Aaron Nathans & Michael G. Ronstadt “Shadow of the Cyclone” (Independent, 2020)

Multi-instrumentalists Aaron Nathans from Philadelphia and Michael G Ronstadt of Cincinnati have combined their talents to produce an album ‘Shadow of the Cyclone’ that deals directly with the challenges of 2020. The title is in itself a metaphor for the situation which has engulfed us and most of the songs deal with life in the pandemic and under the looming cloud of climate change. These themes run through this largely acoustic album built around cello and guitar but featuring many more instruments. In fact, the pair play 33 distinct instruments between them and Ronstadt (the nephew of Linda) holds a master’s degree in cello performance.

The pair’s undoubted musical talents whilst potentially a great asset, do tend to dominate the album, even to the extent that at times you feel it is as much about showing off their prowess as anything else. It is hard not to surmise that the primary function of the album is to showcase the musicians collective talents, rather than to produce a functioning piece of art.

Whereas the roots of folk music are often primitive and the best of modern folk, for this writer, still carries that earthy or primeval element, ‘Shadow of the Cyclone’ is the polar opposite; slick, polished and ultimately sanitised. The songs are frequently over immersed in metaphor with note perfect, flawless vocals serving not so much to clearly enunciate, but often to drain them of any feeling or emotion. An ill-chosen and quite ghastly cover of Sting’s ‘An Englishman in New York’ is the only non-original on the album, all other songs have been written either individually or in collaboration by the pair.

This slick, faultlessly performed and cleverly constructed collection may well find favour with fans of the kind of virtuoso performances often to be witnessed on folk-lite platforms like the ‘Transatlantic Sessions’ but is unlikely to set pulses racing amongst the majority of AUK readers, who I suspect will find it rather anodyne.

Songs reflective of the trials of 2020 suffer from over-sanitisation

About Clint West 325 Articles
From buying my first record aged 10 and attending my first gig at 14, music has been a lifelong obsession. A proud native of Suffolk, I have lived in and around Manchester for the best part of 30 years. My idea of a perfect day would be a new record arriving in the post in the morning, watching Ipswich Town win in the afternoon followed by a gig and a pint with my mates at night,
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Serenity Fisher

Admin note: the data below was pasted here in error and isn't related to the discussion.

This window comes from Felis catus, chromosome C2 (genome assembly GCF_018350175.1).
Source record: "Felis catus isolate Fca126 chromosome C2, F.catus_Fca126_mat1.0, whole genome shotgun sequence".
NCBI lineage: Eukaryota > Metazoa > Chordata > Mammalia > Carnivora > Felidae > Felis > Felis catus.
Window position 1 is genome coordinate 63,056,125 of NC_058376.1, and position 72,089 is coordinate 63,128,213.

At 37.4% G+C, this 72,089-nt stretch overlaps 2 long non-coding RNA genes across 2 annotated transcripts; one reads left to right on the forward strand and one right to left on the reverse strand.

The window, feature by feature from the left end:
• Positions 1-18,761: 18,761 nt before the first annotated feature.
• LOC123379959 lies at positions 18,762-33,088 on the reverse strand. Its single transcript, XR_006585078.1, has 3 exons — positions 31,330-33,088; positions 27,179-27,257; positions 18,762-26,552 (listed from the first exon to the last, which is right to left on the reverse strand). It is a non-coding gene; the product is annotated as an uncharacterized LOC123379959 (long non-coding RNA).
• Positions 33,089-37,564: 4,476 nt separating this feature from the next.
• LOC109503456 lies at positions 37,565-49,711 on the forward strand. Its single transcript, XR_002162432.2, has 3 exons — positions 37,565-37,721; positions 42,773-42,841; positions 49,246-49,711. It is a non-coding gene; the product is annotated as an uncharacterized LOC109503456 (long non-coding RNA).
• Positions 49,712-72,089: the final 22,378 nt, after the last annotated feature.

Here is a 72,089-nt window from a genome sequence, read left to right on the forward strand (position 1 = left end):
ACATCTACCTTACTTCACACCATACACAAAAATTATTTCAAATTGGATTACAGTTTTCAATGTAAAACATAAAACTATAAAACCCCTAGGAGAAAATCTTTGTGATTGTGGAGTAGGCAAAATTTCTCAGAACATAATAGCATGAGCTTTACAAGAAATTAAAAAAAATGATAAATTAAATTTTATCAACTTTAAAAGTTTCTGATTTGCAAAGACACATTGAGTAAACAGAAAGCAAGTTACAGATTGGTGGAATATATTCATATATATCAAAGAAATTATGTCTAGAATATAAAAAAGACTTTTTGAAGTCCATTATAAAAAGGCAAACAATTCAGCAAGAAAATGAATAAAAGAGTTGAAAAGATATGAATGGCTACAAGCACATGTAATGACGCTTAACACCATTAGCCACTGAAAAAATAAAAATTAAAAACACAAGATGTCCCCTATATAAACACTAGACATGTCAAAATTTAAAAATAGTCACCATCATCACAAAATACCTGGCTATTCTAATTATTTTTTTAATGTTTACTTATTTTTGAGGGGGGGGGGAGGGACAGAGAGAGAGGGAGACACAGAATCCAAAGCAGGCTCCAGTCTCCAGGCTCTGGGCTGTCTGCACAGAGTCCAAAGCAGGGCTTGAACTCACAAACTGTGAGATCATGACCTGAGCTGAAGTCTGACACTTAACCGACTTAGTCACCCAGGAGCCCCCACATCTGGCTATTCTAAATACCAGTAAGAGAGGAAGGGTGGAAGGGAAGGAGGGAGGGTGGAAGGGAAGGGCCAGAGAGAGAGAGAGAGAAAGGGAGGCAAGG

To each their own, yeah? The reviewer may not like this album, and that’s okay. But, I have to say, the reasons for disliking this album don’t seem to be about the album or artists themselves, but more a distaste for people who are good at what they do – be it playing instruments, singing, or engineering/mixing. I also like to hear stripped down, gritty recordings… This is not that. So, what?

I witnessed the months long recording process for this album, and slick and sanitized -which I take to mean overproduced- is not how this album was pieced together – they meowed on it for goodness sake. I do agree that it is polished.

“The pair’s undoubted musical talents whilst potentially a great asset, do tend to dominate the album…”

Are you really going to fault people for being good at what they do? Today independent musicians have access to amazing technology. When you hear a modern gritty folk album, that’s a production choice. The engineer has to actively work to make that gritty sound. And in some cases, the gritty vocal is manufactured by the artist to sound like what they think folk or Americana artists are supposed to sound like.

What I like about Nathans and Ronstadt is that they don’t sound like a copy of anyone else. They have two distinct voices, vocally and as writers, that create something unique. Nathans is a story-crafter and Ronstadt is a dreamer; in collaboration, they write songs that pull from their individual strengths and styles, as well as bringing those gifts out in each other- the dreamer in Nathans and the storyteller in Ronstadt.

The artists themselves are two of the most down-to-earth people you’ll ever meet. A great deal of love, spur of the moment creativity, reflection, critique, and hard work went into the making of “Shadow of the Cyclone.”

There’s a contingency of those in the folk world, with a very narrow view of what constitutes folk music. It sounds like this critic prefers modern folk music recorded in the vein of archival folk – a front porch, single mic’d, wire recording. I like that sound too.

It’s okay for this reviewer to not like this album. However, I find assumptions made in this review to be far off the mark. The review itself coasts on the surface of those assumptions, without substantiating them in any way. The review seems to be more about the critic’s particular musical tastes/preference for a subset of folk music rather than the substance of the album.